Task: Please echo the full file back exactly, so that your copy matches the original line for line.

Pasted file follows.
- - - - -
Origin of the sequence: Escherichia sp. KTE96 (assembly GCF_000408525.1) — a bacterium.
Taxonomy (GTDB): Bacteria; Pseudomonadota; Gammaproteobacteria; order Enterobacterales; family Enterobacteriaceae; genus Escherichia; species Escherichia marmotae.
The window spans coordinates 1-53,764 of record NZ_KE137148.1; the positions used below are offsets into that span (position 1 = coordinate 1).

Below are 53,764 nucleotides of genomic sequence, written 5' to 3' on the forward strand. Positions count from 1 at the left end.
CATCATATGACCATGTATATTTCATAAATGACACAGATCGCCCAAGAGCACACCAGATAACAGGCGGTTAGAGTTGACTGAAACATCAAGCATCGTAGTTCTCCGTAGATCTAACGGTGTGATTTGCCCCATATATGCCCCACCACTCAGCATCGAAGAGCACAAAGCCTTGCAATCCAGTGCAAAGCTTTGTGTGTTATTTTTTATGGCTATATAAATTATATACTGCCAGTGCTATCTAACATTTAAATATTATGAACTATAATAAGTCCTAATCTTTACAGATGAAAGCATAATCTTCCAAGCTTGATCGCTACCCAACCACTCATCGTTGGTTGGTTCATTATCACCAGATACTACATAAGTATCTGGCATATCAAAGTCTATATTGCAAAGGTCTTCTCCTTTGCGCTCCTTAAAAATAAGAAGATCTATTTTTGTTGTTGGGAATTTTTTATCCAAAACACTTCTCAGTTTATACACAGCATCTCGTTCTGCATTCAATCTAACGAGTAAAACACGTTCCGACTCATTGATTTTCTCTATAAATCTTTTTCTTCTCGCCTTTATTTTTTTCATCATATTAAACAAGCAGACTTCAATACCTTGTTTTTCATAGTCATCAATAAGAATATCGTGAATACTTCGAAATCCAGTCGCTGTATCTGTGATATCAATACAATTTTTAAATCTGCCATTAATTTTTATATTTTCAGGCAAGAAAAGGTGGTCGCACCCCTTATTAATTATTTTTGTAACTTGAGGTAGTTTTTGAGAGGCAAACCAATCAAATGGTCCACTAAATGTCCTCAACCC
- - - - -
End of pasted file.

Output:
Origin of the sequence: Escherichia sp. KTE96 (assembly GCF_000408525.1) — a bacterium.
Taxonomy (GTDB): Bacteria; Pseudomonadota; Gammaproteobacteria; order Enterobacterales; family Enterobacteriaceae; genus Escherichia; species Escherichia marmotae.
The window spans coordinates 1-53,764 of record NZ_KE137148.1; the positions used below are offsets into that span (position 1 = coordinate 1).

Below are 53,764 nucleotides of genomic sequence, written 5' to 3' on the forward strand. Positions count from 1 at the left end.
CATCATATGACCATGTATATTTCATAAATGACACAGATCGCCCAAGAGCACACCAGATAACAGGCGGTTAGAGTTGACTGAAACATCAAGCATCGTAGTTCTCCGTAGATCTAACGGTGTGATTTGCCCCATATATGCCCCACCACTCAGCATCGAAGAGCACAAAGCCTTGCAATCCAGTGCAAAGCTTTGTGTGTTATTTTTTATGGCTATATAAATTATATACTGCCAGTGCTATCTAACATTTAAATATTATGAACTATAATAAGTCCTAATCTTTACAGATGAAAGCATAATCTTCCAAGCTTGATCGCTACCCAACCACTCATCGTTGGTTGGTTCATTATCACCAGATACTACATAAGTATCTGGCATATCAAAGTCTATATTGCAAAGGTCTTCTCCTTTGCGCTCCTTAAAAATAAGAAGATCTATTTTTGTTGTTGGGAATTTTTTATCCAAAACACTTCTCAGTTTATACACAGCATCTCGTTCTGCATTCAATCTAACGAGTAAAACACGTTCCGACTCATTGATTTTCTCTATAAATCTTTTTCTTCTCGCCTTTATTTTTTTCATCATATTAAACAAGCAGACTTCAATACCTTGTTTTTCATAGTCATCAATAAGAATATCGTGAATACTTCGAAATCCAGTCGCTGTATCTGTGATATCAATACAATTTTTAAATCTGCCATTAATTTTTATATTTTCAGGCAAGAAAAGGTGGTCGCACCCCTTATTAATTATTTTTGTAACTTGAGGTAGTTTTTGAGAGGCAAACCAATCAAATGGTCCACTAAATGTCCTCAACCC